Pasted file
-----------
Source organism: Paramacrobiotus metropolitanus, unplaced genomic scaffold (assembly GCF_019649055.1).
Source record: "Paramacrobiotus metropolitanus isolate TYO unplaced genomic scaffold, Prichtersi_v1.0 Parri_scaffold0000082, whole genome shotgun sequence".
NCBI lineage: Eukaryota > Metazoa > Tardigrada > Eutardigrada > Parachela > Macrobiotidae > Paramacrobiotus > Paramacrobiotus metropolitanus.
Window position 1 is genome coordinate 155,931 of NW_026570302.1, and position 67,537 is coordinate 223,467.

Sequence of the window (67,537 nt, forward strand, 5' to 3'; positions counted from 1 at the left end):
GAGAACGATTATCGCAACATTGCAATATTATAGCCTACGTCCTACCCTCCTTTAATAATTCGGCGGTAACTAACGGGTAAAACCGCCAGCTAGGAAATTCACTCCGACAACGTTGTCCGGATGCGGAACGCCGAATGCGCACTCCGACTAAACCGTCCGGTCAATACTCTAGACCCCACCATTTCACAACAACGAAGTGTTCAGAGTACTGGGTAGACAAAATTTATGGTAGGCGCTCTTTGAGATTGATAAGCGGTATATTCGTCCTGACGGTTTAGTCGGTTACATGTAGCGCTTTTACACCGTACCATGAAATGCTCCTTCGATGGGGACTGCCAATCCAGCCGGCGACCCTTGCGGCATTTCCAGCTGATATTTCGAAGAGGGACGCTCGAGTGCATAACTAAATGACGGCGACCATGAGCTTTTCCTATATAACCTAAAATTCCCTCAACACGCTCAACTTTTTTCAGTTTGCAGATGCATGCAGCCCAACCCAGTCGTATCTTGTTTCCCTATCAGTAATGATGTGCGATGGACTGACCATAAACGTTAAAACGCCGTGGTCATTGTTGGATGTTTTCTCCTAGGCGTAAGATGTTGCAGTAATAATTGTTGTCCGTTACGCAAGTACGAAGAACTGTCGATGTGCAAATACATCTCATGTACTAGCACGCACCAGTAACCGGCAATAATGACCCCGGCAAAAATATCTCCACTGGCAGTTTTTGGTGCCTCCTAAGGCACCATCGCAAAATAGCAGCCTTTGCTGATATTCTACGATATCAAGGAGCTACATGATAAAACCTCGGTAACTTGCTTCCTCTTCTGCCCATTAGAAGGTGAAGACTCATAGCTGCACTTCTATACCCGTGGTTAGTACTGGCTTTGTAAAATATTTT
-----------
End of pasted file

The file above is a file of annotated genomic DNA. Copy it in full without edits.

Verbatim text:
Source organism: Paramacrobiotus metropolitanus, unplaced genomic scaffold (assembly GCF_019649055.1).
Source record: "Paramacrobiotus metropolitanus isolate TYO unplaced genomic scaffold, Prichtersi_v1.0 Parri_scaffold0000082, whole genome shotgun sequence".
NCBI lineage: Eukaryota > Metazoa > Tardigrada > Eutardigrada > Parachela > Macrobiotidae > Paramacrobiotus > Paramacrobiotus metropolitanus.
Window position 1 is genome coordinate 155,931 of NW_026570302.1, and position 67,537 is coordinate 223,467.

Sequence of the window (67,537 nt, forward strand, 5' to 3'; positions counted from 1 at the left end):
GAGAACGATTATCGCAACATTGCAATATTATAGCCTACGTCCTACCCTCCTTTAATAATTCGGCGGTAACTAACGGGTAAAACCGCCAGCTAGGAAATTCACTCCGACAACGTTGTCCGGATGCGGAACGCCGAATGCGCACTCCGACTAAACCGTCCGGTCAATACTCTAGACCCCACCATTTCACAACAACGAAGTGTTCAGAGTACTGGGTAGACAAAATTTATGGTAGGCGCTCTTTGAGATTGATAAGCGGTATATTCGTCCTGACGGTTTAGTCGGTTACATGTAGCGCTTTTACACCGTACCATGAAATGCTCCTTCGATGGGGACTGCCAATCCAGCCGGCGACCCTTGCGGCATTTCCAGCTGATATTTCGAAGAGGGACGCTCGAGTGCATAACTAAATGACGGCGACCATGAGCTTTTCCTATATAACCTAAAATTCCCTCAACACGCTCAACTTTTTTCAGTTTGCAGATGCATGCAGCCCAACCCAGTCGTATCTTGTTTCCCTATCAGTAATGATGTGCGATGGACTGACCATAAACGTTAAAACGCCGTGGTCATTGTTGGATGTTTTCTCCTAGGCGTAAGATGTTGCAGTAATAATTGTTGTCCGTTACGCAAGTACGAAGAACTGTCGATGTGCAAATACATCTCATGTACTAGCACGCACCAGTAACCGGCAATAATGACCCCGGCAAAAATATCTCCACTGGCAGTTTTTGGTGCCTCCTAAGGCACCATCGCAAAATAGCAGCCTTTGCTGATATTCTACGATATCAAGGAGCTACATGATAAAACCTCGGTAACTTGCTTCCTCTTCTGCCCATTAGAAGGTGAAGACTCATAGCTGCACTTCTATACCCGTGGTTAGTACTGGCTTTGTAAAATATTTT